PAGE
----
In his Wall Street Journal editorial, Google CEO Schmidt defended the company's legal interpretation. "The aim of the Copyright Act is to protect and enhance the value of creative works in order to encourage more of them -- in this case, to ensure that authors write and publishers publish," he wrote. "We find it difficult to believe that authors will stop writing books because Google Print makes them easier to find, or that publishers will stop selling books because Google Print might increase their sales."
Fred von Lohmann of the EFF agrees with Google's view of the law, and he says that several federal court rulings uphold what Google is doing. Courts have already ruled, for instance, that it's OK for companies to make copies of video games as part of their efforts to reverse-engineer those video games; because the copied video games weren't meant to be sold, and were instead used for some other purpose (the creation of a reverse-engineered product), the copies were considered fair use. Then there's Kelly v. Arriba Soft, a 2002 case in which a judge ruled that it was legal for a search engine company to copy photographs from other sites online and display "thumbnails" of those photos as part of its search results. The thumbnails, the court said, were quite different from the original photographs -- they were smaller and of lower resolution -- and were unlikely to be used for the same purposes as the originals.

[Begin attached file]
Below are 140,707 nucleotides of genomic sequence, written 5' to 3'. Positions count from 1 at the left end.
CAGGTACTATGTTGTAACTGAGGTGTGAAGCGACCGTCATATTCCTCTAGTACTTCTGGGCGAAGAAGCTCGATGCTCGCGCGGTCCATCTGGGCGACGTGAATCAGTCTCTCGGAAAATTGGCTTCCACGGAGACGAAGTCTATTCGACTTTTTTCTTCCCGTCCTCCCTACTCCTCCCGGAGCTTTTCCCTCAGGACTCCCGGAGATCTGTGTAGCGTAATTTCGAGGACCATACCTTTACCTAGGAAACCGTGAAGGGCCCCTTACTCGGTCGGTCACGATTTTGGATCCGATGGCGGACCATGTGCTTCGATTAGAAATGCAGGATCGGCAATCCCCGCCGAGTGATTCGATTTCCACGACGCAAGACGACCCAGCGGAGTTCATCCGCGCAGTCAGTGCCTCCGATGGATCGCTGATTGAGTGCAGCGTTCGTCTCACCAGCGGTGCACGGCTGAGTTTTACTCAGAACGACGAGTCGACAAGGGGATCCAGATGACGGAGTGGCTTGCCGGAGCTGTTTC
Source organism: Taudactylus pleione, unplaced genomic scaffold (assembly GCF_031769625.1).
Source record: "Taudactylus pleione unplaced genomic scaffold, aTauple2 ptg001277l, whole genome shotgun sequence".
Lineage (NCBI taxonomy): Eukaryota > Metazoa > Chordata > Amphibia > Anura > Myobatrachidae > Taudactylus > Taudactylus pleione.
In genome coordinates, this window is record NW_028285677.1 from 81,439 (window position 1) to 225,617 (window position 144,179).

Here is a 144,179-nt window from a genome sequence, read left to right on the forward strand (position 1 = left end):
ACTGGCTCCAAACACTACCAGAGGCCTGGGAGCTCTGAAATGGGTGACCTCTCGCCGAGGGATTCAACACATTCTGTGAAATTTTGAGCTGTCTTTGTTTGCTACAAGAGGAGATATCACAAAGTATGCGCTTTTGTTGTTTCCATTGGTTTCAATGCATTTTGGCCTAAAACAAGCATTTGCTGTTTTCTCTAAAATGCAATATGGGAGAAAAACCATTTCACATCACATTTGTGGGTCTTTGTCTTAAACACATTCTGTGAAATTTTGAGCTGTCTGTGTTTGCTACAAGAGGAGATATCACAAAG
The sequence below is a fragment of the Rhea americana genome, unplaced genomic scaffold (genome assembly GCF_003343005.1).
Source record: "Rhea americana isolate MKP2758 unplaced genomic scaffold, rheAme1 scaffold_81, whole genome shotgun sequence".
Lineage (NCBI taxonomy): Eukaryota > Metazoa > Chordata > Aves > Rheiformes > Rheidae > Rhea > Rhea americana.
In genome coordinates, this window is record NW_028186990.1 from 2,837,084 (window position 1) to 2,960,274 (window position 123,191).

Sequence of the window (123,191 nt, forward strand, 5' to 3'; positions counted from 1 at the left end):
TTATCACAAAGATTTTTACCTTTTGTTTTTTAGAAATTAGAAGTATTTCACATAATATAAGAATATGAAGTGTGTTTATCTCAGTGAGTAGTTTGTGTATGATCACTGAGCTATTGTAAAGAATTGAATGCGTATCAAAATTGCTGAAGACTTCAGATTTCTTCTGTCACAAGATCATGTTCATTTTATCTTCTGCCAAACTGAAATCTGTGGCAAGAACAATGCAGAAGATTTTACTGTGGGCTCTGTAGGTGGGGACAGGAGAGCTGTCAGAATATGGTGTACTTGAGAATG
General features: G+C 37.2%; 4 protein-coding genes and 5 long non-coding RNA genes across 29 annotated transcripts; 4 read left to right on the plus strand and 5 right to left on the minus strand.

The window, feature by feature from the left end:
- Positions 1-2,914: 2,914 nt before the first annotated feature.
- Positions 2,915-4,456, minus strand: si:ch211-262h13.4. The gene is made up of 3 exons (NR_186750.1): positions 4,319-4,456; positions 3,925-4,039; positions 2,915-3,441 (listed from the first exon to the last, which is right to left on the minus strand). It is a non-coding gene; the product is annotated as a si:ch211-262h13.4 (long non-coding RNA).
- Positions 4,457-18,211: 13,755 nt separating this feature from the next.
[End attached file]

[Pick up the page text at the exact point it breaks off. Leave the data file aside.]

A similar argument can be made on behalf of Google's book search engine, von Lohmann points out. Google is not giving readers the exact copy of the books it scans from the library; rather, it's just giving them a snippet in the same way that a graphical search engine may show users a thumbnail image of a picture.
But if there are cases that support Google's view of copyright law, there are also federal court cases that line up against it. The main case involves MP3.com, a boom-time Internet company that copied tens of thousands of CDs to its internal database without getting record labels' permission to do so. (MP3.com planned to make digital tracks of songs available to anyone who could prove they'd purchased a physical CD of the music.) In 2000, a federal judge in New York ruled that MP3.com's copying of CDs without permission infringed upon the record labels' copyrights. A reasonable judge may look at Google's actions as being essentially no different; just as MP3.com copied CDs without asking, so too is Google copying books.
Both authors and publishers sued Google in the Southern District of New York, where the MP3 case is still an important legal precedent; the choice of locale, says Vaidhyanathan, was not an accident. "They picked the court that is likely to rule along the lines of the MP3.com case, and less likely to think that Kelly v. Arriba Soft was a good decision," he says.
Aiken of the Authors Guild, for one, is sanguine about his lawsuit's prospects. "I don't think if you were to survey copyright lawyers you'd find their view prevailing," he says of Google. "Our case is very, very strong. It would shock the copyright bar if it was decided against us." Still, both Aiken and Schroeder say are were open to settlement discussions with Google. "There's a lawsuit," says Aiken, "but if they wanted to negotiate a license we could work something out."